These 49 Disabilities Qualify for SSDI

What disabilities qualify for ssdi?

Social Security Disability Insurance (SSDI) pays monthly benefits to individuals who have accumulated enough work credits to qualify for the program. The number of work credits you have is based on how much you earn in one year. The Social Security Administration allows workers to earn no more than four credits per year. As of 2020, the SSA will give you one credit for every $1410 you earn. The maximum of four credits is allotted once you have earned $5640 in one year.

In most cases, SSDI applicants need 40 work credits to qualify for SSDI. Twenty of those credits must have been earned over the past 10 years. However, if you are under 50 years old and have a qualifying disability, the SSA may approve your SSDI application with fewer than 40 credits.

What are Disability Requirements Established by the SSA?

When you apply for SSDI, you need to prove that:

  • You are incapable of doing work you previously did (for example, if you are a house painter, you must prove you can no longer climb ladders, lift objects, stand on  your feet for hours, etc)
  • You prove you cannot adjust to other types of employment due to your disability
  • You prove you have had your disability for at least one year or it is expected to continue for one year
  • You prove your disability has a negative prognosis (resulting in death)

The SSA further considers an SSDI applicant’s education level, age, and transferrable skills (if any) when determining whether to approve or deny a claim. Disability examiners at the SSA look at the Blue Book of Medical Conditions first when evaluating claims. If the disability indicated in an SSDI application is listed in the Blue Book and symptoms match impairment criteria, the examiner will likely approve the claim.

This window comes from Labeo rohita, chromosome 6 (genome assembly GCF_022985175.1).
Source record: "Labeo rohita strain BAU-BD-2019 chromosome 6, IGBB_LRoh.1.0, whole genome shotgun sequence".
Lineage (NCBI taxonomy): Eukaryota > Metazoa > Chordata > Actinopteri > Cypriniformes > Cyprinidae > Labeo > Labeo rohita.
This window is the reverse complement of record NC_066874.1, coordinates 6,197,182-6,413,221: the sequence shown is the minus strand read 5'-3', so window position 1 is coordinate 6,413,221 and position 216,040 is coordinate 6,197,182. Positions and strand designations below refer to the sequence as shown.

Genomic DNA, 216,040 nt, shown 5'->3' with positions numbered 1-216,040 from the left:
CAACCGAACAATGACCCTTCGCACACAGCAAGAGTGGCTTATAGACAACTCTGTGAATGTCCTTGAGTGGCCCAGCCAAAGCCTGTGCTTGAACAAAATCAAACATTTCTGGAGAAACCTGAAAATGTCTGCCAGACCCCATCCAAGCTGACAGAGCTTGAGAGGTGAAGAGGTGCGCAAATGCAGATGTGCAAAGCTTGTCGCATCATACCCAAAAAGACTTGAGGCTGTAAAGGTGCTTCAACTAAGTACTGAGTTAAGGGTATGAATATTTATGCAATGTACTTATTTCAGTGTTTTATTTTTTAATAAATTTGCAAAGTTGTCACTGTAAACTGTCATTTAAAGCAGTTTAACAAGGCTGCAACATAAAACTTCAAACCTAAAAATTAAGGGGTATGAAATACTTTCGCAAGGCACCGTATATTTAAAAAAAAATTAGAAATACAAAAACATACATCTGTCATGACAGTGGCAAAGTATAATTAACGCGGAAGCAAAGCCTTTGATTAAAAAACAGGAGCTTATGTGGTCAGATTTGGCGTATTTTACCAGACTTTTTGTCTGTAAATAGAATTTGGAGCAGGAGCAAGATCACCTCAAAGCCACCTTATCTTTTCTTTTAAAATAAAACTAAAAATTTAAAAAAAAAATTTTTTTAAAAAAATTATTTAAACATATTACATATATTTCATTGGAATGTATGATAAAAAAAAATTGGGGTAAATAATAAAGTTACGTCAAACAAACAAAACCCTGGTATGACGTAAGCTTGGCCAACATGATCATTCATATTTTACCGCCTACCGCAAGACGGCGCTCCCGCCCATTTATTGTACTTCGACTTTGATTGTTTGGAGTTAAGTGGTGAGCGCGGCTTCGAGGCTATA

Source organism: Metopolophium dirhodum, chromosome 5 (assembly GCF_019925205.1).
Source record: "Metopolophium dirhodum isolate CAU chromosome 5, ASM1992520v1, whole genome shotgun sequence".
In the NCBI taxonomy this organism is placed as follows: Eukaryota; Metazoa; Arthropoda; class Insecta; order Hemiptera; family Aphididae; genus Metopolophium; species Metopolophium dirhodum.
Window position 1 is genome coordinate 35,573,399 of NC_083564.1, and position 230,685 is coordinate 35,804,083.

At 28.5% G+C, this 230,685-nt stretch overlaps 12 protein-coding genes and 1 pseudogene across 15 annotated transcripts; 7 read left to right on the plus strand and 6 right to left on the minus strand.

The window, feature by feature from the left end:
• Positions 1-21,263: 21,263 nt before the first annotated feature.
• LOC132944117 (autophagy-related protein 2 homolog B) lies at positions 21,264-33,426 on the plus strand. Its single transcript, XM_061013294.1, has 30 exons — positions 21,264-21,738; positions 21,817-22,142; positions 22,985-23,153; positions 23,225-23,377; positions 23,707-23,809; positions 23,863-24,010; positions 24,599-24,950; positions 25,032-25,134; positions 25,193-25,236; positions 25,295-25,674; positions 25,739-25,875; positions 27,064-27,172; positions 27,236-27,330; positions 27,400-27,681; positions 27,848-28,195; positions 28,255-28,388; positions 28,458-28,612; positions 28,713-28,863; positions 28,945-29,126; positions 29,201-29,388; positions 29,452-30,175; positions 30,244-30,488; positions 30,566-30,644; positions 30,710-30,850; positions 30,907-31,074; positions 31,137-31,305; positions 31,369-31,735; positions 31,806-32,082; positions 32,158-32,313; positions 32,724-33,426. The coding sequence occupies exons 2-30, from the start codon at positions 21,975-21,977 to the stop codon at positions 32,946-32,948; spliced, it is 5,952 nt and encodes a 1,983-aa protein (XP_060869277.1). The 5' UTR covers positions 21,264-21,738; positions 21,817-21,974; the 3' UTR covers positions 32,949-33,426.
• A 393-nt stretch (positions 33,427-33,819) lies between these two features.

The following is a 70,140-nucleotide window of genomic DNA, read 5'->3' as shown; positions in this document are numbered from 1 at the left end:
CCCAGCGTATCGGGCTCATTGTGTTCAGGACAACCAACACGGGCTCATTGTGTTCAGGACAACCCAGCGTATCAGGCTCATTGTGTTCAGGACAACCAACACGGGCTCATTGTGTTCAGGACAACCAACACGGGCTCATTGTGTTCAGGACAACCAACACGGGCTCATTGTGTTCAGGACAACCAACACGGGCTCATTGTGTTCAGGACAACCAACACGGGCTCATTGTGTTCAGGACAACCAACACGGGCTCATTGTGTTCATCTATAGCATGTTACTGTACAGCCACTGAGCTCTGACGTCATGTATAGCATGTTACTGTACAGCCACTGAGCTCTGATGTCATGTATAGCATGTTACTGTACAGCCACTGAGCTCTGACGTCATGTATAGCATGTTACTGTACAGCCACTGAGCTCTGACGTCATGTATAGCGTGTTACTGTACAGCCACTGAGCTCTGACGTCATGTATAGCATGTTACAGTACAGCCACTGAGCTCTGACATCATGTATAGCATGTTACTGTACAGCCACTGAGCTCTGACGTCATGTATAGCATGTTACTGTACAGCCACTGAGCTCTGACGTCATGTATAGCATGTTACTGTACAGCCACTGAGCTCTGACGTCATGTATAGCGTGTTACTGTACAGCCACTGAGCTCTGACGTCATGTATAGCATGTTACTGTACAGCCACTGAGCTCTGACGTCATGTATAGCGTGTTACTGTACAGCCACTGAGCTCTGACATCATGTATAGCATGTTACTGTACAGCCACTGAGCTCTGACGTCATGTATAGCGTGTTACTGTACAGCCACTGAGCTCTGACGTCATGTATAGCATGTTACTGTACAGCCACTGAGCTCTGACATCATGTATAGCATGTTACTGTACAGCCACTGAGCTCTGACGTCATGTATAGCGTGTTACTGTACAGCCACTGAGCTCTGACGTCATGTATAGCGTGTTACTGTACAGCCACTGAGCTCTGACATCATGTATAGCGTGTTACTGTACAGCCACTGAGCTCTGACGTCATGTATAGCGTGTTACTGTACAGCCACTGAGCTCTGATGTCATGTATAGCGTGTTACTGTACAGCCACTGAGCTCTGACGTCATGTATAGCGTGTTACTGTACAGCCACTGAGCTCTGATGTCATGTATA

Medical conditions included in the Blue Book describe impairments affecting all major physiological systems. The SSA states these impairments represent conditions potentially severe enough to prevent someone from performing “gainful activity”, the term used by the SSA for earning income through employment. Many of the conditions are expected to be permanent conditions that will not improve with treatment.

What Happens When Your Disability is not Listed in the SSA’s Blue Book?

Disabilities not listed in the Blue Book may still be approved for SSDI by relying on criteria set by the SSA’s medical-vocational allowance (MVA) program. An MVA approval means that even though a disability failed to meet SSA requirements, the claimant is considered to have a disability severe enough to prevent them from substantial gainful activity (SGA). Substantial gainful activity is simply a term used by the SSA to indicate a claimant cannot work and earn income sufficient to pay for housing, food, and other life essentials.

For 2020, the SSA allows you to receive SSDI payments while still receiving SGA amounts of $1260 for nonblind individuals and $2110 for blind individuals

What Disabilities Qualify for Social Security Disability Insurance?

Information about disabilities is taken from the SSA’s Blue Book of Impairments


Disorders of the Immune System

  • Systemic lupus erythematosus
  • Systemic vasculitis
  • Scleroderma
  • Polymyositis/dermatomyositis
  • Inflammatory arthritis
  • HIV

The SSA accepts the following diagnostic imaging tests when applying for SSDI for an immune system disorder: x-rays, angiography, CAT scans, MRIs or radionuclear bone scans. You must show you cannot work due to symptoms that include but are not limited to severe fatigue, extreme weight loss, fever and general malaise. If an immune system disorder has impaired your cognitive abilities, you must send documented test results proving your reduced ability to focus, remember or think clearly.

Disorders of the Cardiovascular System

  • Chronic heart failure
  • Ischemic heart disease
  • Recurring heart arrhythmia
  • Congenital heart disease
  • Heart transplant
  • Aorta aneurysm
  • Chronic venous insufficiency
  • Peripheral arterial disease

The SSA requires detailed medical documents and reports proving diagnosis of the disease, response to treatments and a longitudinal record containing at least three months of treatment and observation results.

Disorders of the Musculoskeletal System

  • Severe joint dysfunction caused by arthritis, osteoarthritis, bone cancer, etc.
  • Reconstructive joint surgery/joint replacement of any weight-bearing joint (knees, hips, ankles)
  • Spine disorders
  • Limb amputation
  • Fractures of the pelvis, tibia, femur or tarsal bones
  • Severe soft tissue injuries (burns, chemical injuries)